I became intrigued with writing styles that challenged readers and playfully unsettled ideas and theories. I wrote papers on disrupting readers, challenging common sense and safeguarding critical thinking. I argued that difficult writers were not merely aiming to piss off their readers. Instead, they were attempting to involve readers in the process of reading and interpreting. And, because their work was focused on making visible and disrupting the limits of language, they were attempting to demonstrate those limits through their own writing practices.

mybookDerridaI have to admit, though, I’m fairly convinced that pissing off the reader was an added benefit for the author. Just take a glance at Derrida’s smug look on the cover of this book that I read in the fall of 1996. He seems to be saying, “Ha! Ha! You will never understand what I write!” When discussing difficult writing styles in my queering theory, I would frequently reference this image. I don’t read Derrida’s pose/gaze as entirely or exclusively arrogant. It’s also seems playful in its excessive performance of the all-knowing professor/intellectual.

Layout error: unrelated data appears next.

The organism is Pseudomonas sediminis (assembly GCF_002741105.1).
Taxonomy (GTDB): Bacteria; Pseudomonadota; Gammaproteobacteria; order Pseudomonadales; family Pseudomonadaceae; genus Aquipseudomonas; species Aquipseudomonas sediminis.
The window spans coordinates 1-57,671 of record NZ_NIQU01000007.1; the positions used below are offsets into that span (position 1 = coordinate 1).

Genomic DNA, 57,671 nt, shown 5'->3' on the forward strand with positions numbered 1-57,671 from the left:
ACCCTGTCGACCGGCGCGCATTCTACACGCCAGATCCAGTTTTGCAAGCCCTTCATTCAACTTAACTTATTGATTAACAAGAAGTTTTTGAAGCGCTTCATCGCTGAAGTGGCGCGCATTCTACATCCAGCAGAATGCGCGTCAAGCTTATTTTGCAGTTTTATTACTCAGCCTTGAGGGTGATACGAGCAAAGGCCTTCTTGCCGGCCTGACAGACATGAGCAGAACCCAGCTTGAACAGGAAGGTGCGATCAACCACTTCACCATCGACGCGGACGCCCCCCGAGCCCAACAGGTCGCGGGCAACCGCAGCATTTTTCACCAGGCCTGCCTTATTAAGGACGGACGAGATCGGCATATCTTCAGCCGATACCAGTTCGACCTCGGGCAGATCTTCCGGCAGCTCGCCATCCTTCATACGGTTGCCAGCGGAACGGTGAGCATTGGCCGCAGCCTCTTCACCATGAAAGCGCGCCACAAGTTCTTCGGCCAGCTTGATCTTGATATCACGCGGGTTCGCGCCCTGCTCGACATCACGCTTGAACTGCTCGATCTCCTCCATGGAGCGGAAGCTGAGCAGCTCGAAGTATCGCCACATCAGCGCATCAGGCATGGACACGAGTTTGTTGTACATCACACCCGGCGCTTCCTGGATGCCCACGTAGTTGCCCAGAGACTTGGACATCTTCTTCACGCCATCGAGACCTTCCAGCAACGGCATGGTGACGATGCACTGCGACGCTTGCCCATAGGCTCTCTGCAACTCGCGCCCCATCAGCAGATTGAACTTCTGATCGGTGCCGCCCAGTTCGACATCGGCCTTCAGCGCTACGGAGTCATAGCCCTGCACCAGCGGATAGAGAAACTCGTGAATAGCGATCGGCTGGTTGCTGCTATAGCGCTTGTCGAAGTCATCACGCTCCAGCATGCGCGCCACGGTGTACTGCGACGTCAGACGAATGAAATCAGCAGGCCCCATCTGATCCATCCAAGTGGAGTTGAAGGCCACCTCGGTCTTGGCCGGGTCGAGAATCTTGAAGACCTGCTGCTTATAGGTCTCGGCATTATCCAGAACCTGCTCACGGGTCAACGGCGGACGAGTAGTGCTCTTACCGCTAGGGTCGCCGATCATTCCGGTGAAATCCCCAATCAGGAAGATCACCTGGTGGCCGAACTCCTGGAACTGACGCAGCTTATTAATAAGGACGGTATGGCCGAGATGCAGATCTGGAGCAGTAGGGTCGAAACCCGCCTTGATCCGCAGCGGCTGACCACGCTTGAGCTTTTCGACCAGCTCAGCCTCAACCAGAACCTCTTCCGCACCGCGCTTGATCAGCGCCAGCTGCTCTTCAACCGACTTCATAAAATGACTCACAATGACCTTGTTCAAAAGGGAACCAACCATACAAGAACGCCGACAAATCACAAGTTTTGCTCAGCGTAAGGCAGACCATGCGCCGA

There seemed to be a contradiction between my own pithy style and the confusing and disruptive style of Irigaray, who quoted key Western thinkers like Freud or Descartes and playfully inserted her own critical interjections directly into the quotations, and Butler, who peppered her prose with tons of questions and wrote epic, page-long paragraphs, loaded with complexity and implicit references to countless philosophers/thinkers. Even as I loved writing about these thinkers (especially Butler and Irigaray), I didn’t love writing like them. My style remained pithy and clear.

In my next installment (which is part of my intellectual history project over at Undisciplined), I will reflect on/process the shift in my writing from pithy to chewy. I think this shift is partly the result of the increasing influence of Butler and her difficult writing style.